In the latest developments in an ongoing controversy at Linfield University over the firing of a tenured Jewish professor who accused the school of antisemitism, a report from the local branch of the NAACP found that the Oregon school’s president was subjected to racism at the school.
In addition, the school’s president, Miles K. Davis, told the Chronicle of Higher Education that he had in fact made a comment about the size of Jewish noses to Daniel Pollack-Pelzner, the professor who was fired this week. Davis had previously denied making the comment, and an investigation into him had concluded based on his denial that the comment could not be substantiated. He told the Chronicle that his comment had been informed by his time in the Middle East.
Davis invited the NAACP to investigate whether he was subject to racist treatment after he was accused both of antisemitism as well as sexual assault. Last week, the faculty of Linfield’s College of Arts and Sciences overwhelmingly called for his resignation. The Anti-Defamation League and Oregon Board of Rabbis also asked him to resign.
The NAACP report, published Friday and sent to the Jewish Telegraphic Agency, says Davis was treated unfairly due to racism at the school. Davis is Linfield’s first Black president, and the report said that since 1970, no Black people have been elected as faculty trustee or faculty executive chair.
At Linfield, the report says, “deeply-held resistance to Black leadership and culture fueled the ferocity of resistance to organization change.” The report also said that Davis had not had time to “build a rapport with the faculty and staff” at Linfield because he needed to make changes quickly.
“We find that President Davis has been subject to numerous instances of unfair treatment since his arrival in July 2018, and this unfair treatment of personal attacks were due to being a Black man,” the report says. “President Davis has been accused of being divisive, intimidating, combative, aggressive, disrespectful and abusive. This coded language plays off racist and toxic stereotypes with a long history in this country.”
Pollack-Pelzner — whose case has become a cause celebre among American academics — did not agree to speak with the NAACP for its investigation, and the report does not substantively address his termination or his allegations, relying instead on the independent investigation that could not substantiate them.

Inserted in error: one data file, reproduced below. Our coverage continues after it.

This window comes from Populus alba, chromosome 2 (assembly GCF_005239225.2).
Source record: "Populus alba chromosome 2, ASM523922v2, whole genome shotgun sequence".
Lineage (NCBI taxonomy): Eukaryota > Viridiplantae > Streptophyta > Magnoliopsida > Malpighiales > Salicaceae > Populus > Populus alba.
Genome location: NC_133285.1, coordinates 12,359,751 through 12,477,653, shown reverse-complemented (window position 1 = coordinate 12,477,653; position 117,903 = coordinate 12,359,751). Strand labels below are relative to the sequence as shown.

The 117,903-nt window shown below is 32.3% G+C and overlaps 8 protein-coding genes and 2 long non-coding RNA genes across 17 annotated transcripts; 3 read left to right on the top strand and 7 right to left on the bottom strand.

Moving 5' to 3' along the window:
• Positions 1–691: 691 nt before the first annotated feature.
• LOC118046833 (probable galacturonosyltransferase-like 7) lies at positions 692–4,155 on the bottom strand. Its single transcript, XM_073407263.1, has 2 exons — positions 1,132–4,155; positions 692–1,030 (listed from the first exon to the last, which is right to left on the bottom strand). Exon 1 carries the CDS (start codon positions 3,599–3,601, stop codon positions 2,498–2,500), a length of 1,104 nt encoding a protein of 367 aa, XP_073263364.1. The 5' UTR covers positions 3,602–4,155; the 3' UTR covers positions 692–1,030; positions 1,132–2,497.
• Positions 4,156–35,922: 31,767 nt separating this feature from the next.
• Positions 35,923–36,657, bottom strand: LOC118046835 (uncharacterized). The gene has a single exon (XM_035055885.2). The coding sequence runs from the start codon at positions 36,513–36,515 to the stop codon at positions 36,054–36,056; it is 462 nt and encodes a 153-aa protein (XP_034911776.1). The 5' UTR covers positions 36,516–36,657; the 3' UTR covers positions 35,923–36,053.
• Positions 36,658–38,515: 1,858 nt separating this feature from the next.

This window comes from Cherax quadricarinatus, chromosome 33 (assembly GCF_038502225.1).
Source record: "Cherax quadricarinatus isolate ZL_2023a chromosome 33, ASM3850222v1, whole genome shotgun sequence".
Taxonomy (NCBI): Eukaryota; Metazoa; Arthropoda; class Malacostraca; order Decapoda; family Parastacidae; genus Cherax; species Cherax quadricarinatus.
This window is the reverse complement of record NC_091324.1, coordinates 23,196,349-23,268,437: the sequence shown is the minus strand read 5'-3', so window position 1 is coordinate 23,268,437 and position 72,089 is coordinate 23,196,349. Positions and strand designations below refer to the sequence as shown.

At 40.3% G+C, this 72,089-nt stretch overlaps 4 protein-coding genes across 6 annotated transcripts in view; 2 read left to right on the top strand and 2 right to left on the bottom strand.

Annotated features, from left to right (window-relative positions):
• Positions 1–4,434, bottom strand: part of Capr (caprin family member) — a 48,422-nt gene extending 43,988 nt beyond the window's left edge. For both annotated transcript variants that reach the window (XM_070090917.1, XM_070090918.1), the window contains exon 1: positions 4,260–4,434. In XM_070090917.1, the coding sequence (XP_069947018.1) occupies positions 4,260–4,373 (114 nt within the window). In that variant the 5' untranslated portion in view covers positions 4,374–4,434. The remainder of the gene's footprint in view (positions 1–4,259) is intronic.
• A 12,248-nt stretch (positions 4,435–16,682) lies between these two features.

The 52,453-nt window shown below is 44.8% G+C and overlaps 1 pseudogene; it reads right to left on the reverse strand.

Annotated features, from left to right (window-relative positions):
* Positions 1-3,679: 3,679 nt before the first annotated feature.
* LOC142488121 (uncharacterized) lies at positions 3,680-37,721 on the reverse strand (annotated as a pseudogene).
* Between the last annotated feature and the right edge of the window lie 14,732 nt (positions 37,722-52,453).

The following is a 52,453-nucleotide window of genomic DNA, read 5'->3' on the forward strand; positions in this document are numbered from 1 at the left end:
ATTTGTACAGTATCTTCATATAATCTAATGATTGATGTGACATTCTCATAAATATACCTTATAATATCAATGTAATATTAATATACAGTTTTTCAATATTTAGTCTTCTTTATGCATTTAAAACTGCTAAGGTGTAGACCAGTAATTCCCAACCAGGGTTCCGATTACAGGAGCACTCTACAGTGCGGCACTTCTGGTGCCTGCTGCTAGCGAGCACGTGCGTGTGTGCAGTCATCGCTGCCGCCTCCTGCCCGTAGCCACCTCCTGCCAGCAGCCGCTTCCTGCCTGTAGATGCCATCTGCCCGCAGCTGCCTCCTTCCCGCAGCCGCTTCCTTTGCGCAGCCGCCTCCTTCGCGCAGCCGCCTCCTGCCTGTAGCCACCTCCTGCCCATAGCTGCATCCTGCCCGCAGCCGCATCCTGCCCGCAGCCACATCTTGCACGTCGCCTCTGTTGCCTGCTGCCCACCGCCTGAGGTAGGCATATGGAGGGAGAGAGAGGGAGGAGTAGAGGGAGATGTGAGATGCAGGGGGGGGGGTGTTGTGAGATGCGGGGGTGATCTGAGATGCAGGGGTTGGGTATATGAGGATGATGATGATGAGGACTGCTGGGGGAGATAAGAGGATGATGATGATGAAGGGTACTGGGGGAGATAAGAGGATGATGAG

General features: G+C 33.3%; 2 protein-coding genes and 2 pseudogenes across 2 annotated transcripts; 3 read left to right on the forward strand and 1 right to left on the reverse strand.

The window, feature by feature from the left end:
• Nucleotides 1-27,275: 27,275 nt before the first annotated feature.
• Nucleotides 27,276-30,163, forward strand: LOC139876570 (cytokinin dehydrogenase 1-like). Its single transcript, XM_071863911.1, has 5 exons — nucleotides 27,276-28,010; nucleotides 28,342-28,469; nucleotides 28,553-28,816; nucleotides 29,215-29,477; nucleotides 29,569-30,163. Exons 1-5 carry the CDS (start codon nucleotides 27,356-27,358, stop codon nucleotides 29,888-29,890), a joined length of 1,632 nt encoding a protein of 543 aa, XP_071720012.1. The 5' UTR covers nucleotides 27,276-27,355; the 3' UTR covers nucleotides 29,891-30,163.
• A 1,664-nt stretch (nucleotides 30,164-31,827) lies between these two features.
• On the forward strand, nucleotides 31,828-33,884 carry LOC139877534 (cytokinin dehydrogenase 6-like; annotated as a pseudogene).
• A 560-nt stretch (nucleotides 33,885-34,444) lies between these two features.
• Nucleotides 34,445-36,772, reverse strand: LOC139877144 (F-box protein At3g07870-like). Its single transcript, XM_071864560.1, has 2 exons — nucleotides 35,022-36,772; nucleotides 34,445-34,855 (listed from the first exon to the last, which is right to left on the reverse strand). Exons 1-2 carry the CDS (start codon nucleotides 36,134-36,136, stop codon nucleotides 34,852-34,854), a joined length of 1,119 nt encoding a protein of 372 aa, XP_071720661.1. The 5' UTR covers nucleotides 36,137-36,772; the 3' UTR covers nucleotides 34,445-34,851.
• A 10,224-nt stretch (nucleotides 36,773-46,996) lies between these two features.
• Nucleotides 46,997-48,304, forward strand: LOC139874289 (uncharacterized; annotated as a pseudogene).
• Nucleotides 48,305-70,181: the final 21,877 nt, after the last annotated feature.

But Pollack-Pelzner told JTA that “there’s a real issue of institutional racism at Linfield” and said that allegations against white members of the board had never been investigated, while allegations against Black members had been. “If the NAACP would like to talk with me I would be happy to speak,” he said, but he noted that the group had not responded to a list of questions he and several other professors had sent them about the investigation.
The report’s only reference to the allegations of antisemitism comes in a rebuttal to the Jewish organizations that demanded Davis’ resignation. Pollack-Pelzner and two other professors accused Davis of making antisemitic comments about Jewish noses and the Holocaust, but Davis denied the allegations. Due mostly to Davis’ denials, an independent investigation could not substantiate the allegations.
Based on that investigation, the NAACP criticized the ADL and Oregon Board of Rabbis for calling on Davis to resign. The ADL, the report says, “failed to conduct any independent investigation, preferring to simply believe the complaint despite the fact the University had already conducted an independent review. Further, the Oregon Board of Rabbis also called for the resignation of President Davis without talking with him or conducting an investigation of any kind.”
The local ADL representative did not respond to a call for comment on Friday. Rabbi Eve Posen, president of the Oregon Board of Rabbis, told JTA that “the Oregon Board of Rabbis is interested and would be more than happy to work with the NAACP,” but did not elaborate.
Reginald Richardson, the president of the local NAACP chapter, told JTA that he trusted the independent investigation of the antisemitism claims, and that Pollack-Pelzner’s firing was outside the scope of the NAACP report.
“As I understand it from the documents we reviewed, the allegations of antisemitic comments were investigated by the university, so that was litigated and resolved,” he said. He said Pollack-Pelzner’s firing was “a personnel issue that I’m not a party to and I have no opinion one way or the other about it.”
Pollack-Pelzner’s firing has led to an outcry among professors worldwide. Linfield by-laws require a lengthy process including multiple hearings, which did not happen in Pollack-Pelzner’s case. Davis told the Chronicle of Higher Education that the school’s faculty handbook had “not been updated” and said a “number of things in that handbook that are not valid.” He added that “Our legal representation feels very comfortable with the basis for his termination.”
The handbook was last updated in January of this year, according to the Chronicle.
An open letter signed by more than 1,800 professors says that Linfield denied Pollack-Pelzner due process.
“Linfield has fired Pollack-Pelzner both as a punishment for his publicly holding the University responsible and as a warning to every other member of the faculty,” the letter says. His termination, the letter says, threatens to “set a precedent that will eviscerate the foundational principles of both free speech and of faculty governance on university campuses.”